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Kidney Cancer Treatment

By Dr Ananya Mandal, MD

Treatment of kidney cancer, like other cancers, depends on several factors. These determining factors include:-

  • Type of cancer
  • Stage of cancer and whether it has spread to other organs. Staging also helps to predict how the cancer is likely to progress.
  • Grade or aggressiveness of the cancer
  • Patient’s general health

Who treats kidney cancer?

Cancer management involves several specialists and the team is called multi-disciplinary team. It includes:

  • an oncologist (cancer specialists)
  • oncosurgeon (cancer surgeon)
  • nephrologist or kidney specialist
  • radiologist
  • radiotherapist
  • pathologist
  • cancer nurse
  • psychologists
  • occupational therapist
  • nutritional advisor
  • counsellor
  • social worker etc.

What does kidney cancer treatment involve?

Treatment involves surgery, chemotherapy, radiotherapy and other treatments. Each of these treatment options may be used alone or in combination with others as determined by the team treating the patient.

Surgery or nephrectomy

Surgery is the commonest approach to early stages of renal cancer - especially if it is confined within the kidney. Surgery involves removal of all or part of the affected kidney. This may be done as a keyhole operation in some cases or as an open operation (making a large incision over the abdomen.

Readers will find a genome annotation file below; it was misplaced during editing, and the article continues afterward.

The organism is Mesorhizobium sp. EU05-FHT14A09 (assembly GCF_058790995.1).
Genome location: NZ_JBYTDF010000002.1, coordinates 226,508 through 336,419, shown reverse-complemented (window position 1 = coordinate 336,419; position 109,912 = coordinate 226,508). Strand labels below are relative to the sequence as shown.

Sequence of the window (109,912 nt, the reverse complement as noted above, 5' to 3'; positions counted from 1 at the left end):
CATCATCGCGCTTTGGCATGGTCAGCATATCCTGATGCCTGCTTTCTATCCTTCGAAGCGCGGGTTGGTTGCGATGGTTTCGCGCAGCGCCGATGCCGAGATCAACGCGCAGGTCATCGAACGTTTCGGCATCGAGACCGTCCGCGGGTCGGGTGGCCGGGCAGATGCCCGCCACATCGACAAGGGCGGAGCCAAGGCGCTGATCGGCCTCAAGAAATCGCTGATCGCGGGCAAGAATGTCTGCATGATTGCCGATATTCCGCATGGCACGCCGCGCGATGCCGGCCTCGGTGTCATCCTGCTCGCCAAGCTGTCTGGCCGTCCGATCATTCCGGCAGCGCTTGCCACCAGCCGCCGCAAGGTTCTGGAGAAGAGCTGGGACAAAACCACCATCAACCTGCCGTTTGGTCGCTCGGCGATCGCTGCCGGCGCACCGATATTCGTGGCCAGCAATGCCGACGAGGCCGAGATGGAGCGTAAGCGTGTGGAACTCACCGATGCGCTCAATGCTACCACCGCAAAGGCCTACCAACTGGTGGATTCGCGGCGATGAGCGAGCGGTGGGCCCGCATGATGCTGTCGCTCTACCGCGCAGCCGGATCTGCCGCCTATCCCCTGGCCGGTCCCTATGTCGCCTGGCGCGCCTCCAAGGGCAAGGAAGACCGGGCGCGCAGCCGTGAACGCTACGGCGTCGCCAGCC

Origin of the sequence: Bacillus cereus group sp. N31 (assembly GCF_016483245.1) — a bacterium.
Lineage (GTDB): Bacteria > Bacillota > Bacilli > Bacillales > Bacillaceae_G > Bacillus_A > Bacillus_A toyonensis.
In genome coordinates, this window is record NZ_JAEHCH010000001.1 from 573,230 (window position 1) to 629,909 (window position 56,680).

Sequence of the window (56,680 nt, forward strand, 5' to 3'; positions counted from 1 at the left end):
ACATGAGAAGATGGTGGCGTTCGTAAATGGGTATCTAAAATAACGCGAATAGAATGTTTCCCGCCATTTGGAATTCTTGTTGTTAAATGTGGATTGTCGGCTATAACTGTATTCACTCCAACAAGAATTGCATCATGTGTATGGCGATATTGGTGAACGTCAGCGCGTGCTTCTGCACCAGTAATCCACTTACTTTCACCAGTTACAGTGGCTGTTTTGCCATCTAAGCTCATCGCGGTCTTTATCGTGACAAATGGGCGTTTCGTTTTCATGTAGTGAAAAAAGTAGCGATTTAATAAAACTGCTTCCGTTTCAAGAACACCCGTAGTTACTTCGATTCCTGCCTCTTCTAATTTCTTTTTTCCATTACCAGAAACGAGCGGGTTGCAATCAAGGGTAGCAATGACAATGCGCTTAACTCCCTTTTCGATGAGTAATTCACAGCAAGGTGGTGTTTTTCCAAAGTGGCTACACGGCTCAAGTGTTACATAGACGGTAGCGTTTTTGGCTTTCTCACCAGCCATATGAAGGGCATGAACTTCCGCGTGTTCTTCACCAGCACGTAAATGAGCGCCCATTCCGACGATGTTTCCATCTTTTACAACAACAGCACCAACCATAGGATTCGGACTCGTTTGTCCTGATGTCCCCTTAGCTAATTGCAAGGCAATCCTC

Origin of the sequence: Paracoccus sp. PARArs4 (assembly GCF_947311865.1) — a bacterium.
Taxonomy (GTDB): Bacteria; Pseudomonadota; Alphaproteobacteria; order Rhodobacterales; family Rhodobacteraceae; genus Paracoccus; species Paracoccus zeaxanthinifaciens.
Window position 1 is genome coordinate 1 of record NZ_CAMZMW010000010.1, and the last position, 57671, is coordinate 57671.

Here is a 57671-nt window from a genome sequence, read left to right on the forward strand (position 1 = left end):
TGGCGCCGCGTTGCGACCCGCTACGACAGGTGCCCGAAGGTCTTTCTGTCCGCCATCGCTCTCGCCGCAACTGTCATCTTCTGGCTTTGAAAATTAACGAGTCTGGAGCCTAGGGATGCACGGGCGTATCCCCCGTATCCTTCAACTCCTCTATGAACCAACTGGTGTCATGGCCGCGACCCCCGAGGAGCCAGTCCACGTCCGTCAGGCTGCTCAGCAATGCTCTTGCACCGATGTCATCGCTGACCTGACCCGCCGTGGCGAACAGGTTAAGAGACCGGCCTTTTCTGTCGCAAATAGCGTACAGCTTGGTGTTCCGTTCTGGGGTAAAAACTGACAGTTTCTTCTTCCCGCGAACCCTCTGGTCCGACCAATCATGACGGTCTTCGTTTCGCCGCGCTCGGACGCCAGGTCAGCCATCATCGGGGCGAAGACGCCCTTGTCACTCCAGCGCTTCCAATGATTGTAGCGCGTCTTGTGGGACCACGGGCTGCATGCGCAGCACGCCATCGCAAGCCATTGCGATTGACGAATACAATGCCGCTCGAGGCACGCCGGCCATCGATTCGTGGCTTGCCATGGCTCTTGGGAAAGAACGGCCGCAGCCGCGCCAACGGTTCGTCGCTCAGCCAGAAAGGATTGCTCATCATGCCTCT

If the cancer is very small, the surgeon may remove just the part of the kidney containing the tumour and leave as much normal tissue untouched. If the tumour is more than 4cm in diameter, the entire kidney will need to be removed.

During a nephrectomy, the surgeon may also remove nearby lymph nodes to make sure that the cancer has not spread beyond the kidney. Surgery may still be advised if the cancer has spread to reduce the burden of the cancer.

Radiotherapy

This therapeutic modality is the use of high energy beams to kill the cancer cells. Radiation is usually given after a surgery to remove and kill the residual cells.

Cryotherapy

In this method of treatment, the cancer cells are killed using a freezing probe. This is done under a local anaesthetic.

Arterial embolisation

This is an alternative to surgery. The artery that supplies blood to the kidney tumor is obstructed. The blood supply to the tumour is then cut off, causing the tumour cells to die.

Radiofrequency ablation

This is another alternative to radiation therapy and cryotherapy. Here high frequency radiowaves heat the cancer cells and kills them.

Targeted therapy or biological therapy

These are immunological therapies that target the cancer cells specifically and kill them. These drugs include:

  • pazopanib
  • sunitinib
  • sorafenib
  • axitinib
  • bevacizumab
  • temsirolimus
  • everolimus
  • aldesleukin (Proleukin)
  • interferon-alpha

These drugs are useful in advanced cancers as well and reduce the risk of cancer returning after surgery. At the moment, only sunitinib and pazopanib have been recommended by the National Institute of Health and Clinical Excellence (NICE).

Chemotherapy

Oral anticancer drugs are not very useful in kidney cancers as well as other cancers. Chemotherapy may be used in combination with other modalities of therapy and are used in some types of kidney cancers like Wilm’s tumors specifically.

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Further Reading

Last Updated: Jan 9, 2013

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